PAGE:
The first time I heard Add N To (X) was while watching an installment of Real Sex on HBO. The HBO Mondo-style sex program featured a cartoon video for their song Metal Fingers in My Body. Imagine a female human and a metal robot doing "da nasty" and you get the picture; imagine Goo-era Sonic Youth covering Herbie Handcock's Rockit and you get the sound. The video was silly, but the low-fi sci-fi synth jamming and funky fusion drumming sent me driving to the music store for a copy of their Avant Hard album. Add N To (X)'s mix of pawnshop synths and techno-sexual lyrics made me an instant fan. Subsequent releases such as Add Insult to Injury and the incredibly sexy video for Plug Me In cemented my admiration for the band.
Since then, Add N To (X) subtracted band member Ann Shenton. This would normally be bad news, however comely Ann wasted no time, forming a new band, and releasing Spray on Sound. Large Number isn't enough of a departure from Add N To (X) for me to shed any tears Ann managed to keep Add N To (X)'s terrific drummer, her arsenal of vintage synthesizers and a penchant for dirty electro-jazz experimentation.
Large Numbers covers a galaxy of musical territory: from "pink" jazz, rock and hip-hop, to funk, ambient and bluegrass. The common element that holds these genres together is Ann's equally diverse array of synthesizer sounds almost like a tour through an intergalactic zoo where each tweet, chirp and whoop is some marvelous new creature.
Spray on Sound commences with the low-fidelity funk jam of The Creaky O.K. The funky flow continues with the spacey synth and spoken word mix of Pink Jazz the vocals creep me out, but the groove is delicious. Most of the songs on Spray on Sound fall into the ambient genre: too pretty to call "noise" and too experimental and distracting to call "chill-out." Hunchback in the Dark is a mellow boat ride across an ocean of sine waves, and Chronosynclasticinfundibulation sounds like the last moments of a space ship about to plunge into a black hole. Spring on Electris is a scuba drive in an alien sea, and Emotional Life of Animals is a spooky midnight walk around a farm the night before the crop circles appeared.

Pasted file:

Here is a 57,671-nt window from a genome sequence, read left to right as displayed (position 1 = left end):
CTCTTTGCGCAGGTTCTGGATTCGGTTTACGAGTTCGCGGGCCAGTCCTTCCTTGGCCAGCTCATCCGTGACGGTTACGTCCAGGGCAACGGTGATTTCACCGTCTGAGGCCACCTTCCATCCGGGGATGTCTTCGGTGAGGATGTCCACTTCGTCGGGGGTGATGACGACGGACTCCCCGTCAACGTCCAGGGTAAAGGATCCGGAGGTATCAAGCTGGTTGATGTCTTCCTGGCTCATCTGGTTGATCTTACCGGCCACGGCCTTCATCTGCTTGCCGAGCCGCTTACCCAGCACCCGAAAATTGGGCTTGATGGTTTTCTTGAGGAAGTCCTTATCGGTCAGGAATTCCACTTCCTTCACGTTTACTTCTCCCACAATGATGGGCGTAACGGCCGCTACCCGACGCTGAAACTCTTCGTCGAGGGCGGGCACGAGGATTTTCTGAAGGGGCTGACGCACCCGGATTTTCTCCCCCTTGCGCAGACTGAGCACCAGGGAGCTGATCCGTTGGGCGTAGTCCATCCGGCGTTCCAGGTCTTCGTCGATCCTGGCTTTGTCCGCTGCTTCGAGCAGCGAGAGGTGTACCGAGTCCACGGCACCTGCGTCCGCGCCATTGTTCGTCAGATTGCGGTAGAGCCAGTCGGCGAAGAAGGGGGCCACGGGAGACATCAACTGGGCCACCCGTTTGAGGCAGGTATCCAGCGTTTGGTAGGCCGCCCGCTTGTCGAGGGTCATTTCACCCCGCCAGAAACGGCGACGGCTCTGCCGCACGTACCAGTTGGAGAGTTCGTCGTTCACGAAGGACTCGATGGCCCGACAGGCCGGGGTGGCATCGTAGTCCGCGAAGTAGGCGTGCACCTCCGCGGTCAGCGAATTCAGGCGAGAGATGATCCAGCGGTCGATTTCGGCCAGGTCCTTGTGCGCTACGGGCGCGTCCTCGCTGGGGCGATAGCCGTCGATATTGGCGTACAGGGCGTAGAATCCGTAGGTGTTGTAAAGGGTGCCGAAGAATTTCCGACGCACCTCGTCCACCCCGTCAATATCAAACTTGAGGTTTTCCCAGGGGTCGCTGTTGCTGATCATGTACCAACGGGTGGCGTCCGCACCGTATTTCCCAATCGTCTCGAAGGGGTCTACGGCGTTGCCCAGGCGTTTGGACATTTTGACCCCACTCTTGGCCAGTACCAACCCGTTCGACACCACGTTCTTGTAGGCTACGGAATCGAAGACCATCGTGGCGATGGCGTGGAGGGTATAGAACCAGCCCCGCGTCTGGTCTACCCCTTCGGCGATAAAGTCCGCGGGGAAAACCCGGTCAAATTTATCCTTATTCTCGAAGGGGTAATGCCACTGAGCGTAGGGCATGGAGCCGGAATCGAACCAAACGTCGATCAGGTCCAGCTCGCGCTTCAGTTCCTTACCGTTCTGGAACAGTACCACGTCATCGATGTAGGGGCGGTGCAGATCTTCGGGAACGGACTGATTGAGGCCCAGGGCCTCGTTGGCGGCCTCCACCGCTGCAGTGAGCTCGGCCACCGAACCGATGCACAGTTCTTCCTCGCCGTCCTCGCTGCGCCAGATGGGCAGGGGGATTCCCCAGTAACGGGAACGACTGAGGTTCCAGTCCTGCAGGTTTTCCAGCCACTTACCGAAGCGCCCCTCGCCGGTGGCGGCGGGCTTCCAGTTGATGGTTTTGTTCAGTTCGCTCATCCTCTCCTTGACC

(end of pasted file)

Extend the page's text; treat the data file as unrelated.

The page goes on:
Large Numbers rises to the surface for some pop experimentation as well. The gentle guitar and vocals of Crazy make for a sweetly twisted treat. Lexical Synestesia's mix of acoustic drums, guitar and banjo (yes, banjo!!!) should surprise and delight most listeners. The album's final track, The Earth Has Shrunk in the Wash, is a rockin' electro space jam that should grab the attention of fans of jazz-fusion, stoner rock, as well as ambient electronica.
Spray on Sound mixes well with everything from Praxis, Money Mark, Bis, and Amon Tobin, to Stereolab, Air, Hawkwind, and Funkadelic. If you need to mix between a Ninja Tune and an Emperor Norton release, you need this CD. If you ever wondered what jazz should sound like in the 21st century, listen to Spray on Sound.
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